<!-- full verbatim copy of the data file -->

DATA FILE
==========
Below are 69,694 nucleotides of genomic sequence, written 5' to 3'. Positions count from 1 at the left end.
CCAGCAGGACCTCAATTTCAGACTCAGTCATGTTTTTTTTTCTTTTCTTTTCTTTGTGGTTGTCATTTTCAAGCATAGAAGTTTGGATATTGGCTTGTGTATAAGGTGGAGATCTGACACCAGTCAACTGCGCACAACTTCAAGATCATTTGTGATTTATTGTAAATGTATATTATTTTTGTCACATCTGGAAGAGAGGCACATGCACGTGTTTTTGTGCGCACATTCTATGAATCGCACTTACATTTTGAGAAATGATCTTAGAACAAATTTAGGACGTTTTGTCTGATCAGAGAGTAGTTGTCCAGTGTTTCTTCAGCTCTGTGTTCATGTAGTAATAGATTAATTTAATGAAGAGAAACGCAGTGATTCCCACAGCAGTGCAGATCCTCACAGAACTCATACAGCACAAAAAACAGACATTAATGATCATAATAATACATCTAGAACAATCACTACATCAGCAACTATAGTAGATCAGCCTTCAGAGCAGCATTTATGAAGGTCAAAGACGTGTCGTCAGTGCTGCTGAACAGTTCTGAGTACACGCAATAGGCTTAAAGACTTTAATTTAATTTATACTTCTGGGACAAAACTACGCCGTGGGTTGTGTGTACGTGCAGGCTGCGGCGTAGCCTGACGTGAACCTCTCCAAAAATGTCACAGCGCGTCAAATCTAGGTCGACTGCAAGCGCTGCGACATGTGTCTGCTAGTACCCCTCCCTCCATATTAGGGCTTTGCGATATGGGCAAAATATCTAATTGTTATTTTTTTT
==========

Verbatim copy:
Below are 69,694 nucleotides of genomic sequence, written 5' to 3'. Positions count from 1 at the left end.
CCAGCAGGACCTCAATTTCAGACTCAGTCATGTTTTTTTTTCTTTTCTTTTCTTTGTGGTTGTCATTTTCAAGCATAGAAGTTTGGATATTGGCTTGTGTATAAGGTGGAGATCTGACACCAGTCAACTGCGCACAACTTCAAGATCATTTGTGATTTATTGTAAATGTATATTATTTTTGTCACATCTGGAAGAGAGGCACATGCACGTGTTTTTGTGCGCACATTCTATGAATCGCACTTACATTTTGAGAAATGATCTTAGAACAAATTTAGGACGTTTTGTCTGATCAGAGAGTAGTTGTCCAGTGTTTCTTCAGCTCTGTGTTCATGTAGTAATAGATTAATTTAATGAAGAGAAACGCAGTGATTCCCACAGCAGTGCAGATCCTCACAGAACTCATACAGCACAAAAAACAGACATTAATGATCATAATAATACATCTAGAACAATCACTACATCAGCAACTATAGTAGATCAGCCTTCAGAGCAGCATTTATGAAGGTCAAAGACGTGTCGTCAGTGCTGCTGAACAGTTCTGAGTACACGCAATAGGCTTAAAGACTTTAATTTAATTTATACTTCTGGGACAAAACTACGCCGTGGGTTGTGTGTACGTGCAGGCTGCGGCGTAGCCTGACGTGAACCTCTCCAAAAATGTCACAGCGCGTCAAATCTAGGTCGACTGCAAGCGCTGCGACATGTGTCTGCTAGTACCCCTCCCTCCATATTAGGGCTTTGCGATATGGGCAAAATATCTAATTGTTATTTTTTTT